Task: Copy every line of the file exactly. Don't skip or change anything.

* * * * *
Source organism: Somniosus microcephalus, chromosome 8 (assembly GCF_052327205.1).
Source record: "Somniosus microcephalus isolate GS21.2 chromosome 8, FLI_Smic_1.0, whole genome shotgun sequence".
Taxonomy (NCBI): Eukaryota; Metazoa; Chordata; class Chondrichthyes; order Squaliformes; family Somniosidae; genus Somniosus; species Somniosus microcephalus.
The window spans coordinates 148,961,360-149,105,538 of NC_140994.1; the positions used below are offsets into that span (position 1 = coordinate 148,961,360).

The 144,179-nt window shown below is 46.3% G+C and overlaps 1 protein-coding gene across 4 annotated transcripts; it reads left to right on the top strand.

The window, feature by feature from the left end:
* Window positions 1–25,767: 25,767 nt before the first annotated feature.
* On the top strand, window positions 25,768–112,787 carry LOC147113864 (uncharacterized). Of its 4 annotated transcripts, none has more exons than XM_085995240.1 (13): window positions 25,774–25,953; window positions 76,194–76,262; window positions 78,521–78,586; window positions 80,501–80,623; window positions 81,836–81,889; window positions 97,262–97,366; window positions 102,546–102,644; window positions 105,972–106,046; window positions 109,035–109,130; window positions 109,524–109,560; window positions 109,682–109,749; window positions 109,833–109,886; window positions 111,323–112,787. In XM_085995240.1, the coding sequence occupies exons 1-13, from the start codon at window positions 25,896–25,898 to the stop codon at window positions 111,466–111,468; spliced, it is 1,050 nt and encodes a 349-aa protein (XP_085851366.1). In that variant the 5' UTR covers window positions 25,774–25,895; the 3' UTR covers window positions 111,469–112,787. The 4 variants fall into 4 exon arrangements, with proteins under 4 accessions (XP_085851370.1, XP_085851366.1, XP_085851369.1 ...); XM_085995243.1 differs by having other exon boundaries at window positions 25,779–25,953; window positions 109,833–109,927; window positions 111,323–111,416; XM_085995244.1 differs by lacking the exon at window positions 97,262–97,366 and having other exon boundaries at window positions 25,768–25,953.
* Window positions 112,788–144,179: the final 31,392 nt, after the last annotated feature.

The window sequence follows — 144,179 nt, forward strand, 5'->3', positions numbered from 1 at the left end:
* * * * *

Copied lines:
Source organism: Somniosus microcephalus, chromosome 8 (assembly GCF_052327205.1).
Source record: "Somniosus microcephalus isolate GS21.2 chromosome 8, FLI_Smic_1.0, whole genome shotgun sequence".
Taxonomy (NCBI): Eukaryota; Metazoa; Chordata; class Chondrichthyes; order Squaliformes; family Somniosidae; genus Somniosus; species Somniosus microcephalus.
The window spans coordinates 148,961,360-149,105,538 of NC_140994.1; the positions used below are offsets into that span (position 1 = coordinate 148,961,360).

The 144,179-nt window shown below is 46.3% G+C and overlaps 1 protein-coding gene across 4 annotated transcripts; it reads left to right on the top strand.

The window, feature by feature from the left end:
* Window positions 1–25,767: 25,767 nt before the first annotated feature.
* On the top strand, window positions 25,768–112,787 carry LOC147113864 (uncharacterized). Of its 4 annotated transcripts, none has more exons than XM_085995240.1 (13): window positions 25,774–25,953; window positions 76,194–76,262; window positions 78,521–78,586; window positions 80,501–80,623; window positions 81,836–81,889; window positions 97,262–97,366; window positions 102,546–102,644; window positions 105,972–106,046; window positions 109,035–109,130; window positions 109,524–109,560; window positions 109,682–109,749; window positions 109,833–109,886; window positions 111,323–112,787. In XM_085995240.1, the coding sequence occupies exons 1-13, from the start codon at window positions 25,896–25,898 to the stop codon at window positions 111,466–111,468; spliced, it is 1,050 nt and encodes a 349-aa protein (XP_085851366.1). In that variant the 5' UTR covers window positions 25,774–25,895; the 3' UTR covers window positions 111,469–112,787. The 4 variants fall into 4 exon arrangements, with proteins under 4 accessions (XP_085851370.1, XP_085851366.1, XP_085851369.1 ...); XM_085995243.1 differs by having other exon boundaries at window positions 25,779–25,953; window positions 109,833–109,927; window positions 111,323–111,416; XM_085995244.1 differs by lacking the exon at window positions 97,262–97,366 and having other exon boundaries at window positions 25,768–25,953.
* Window positions 112,788–144,179: the final 31,392 nt, after the last annotated feature.

The window sequence follows — 144,179 nt, forward strand, 5'->3', positions numbered from 1 at the left end: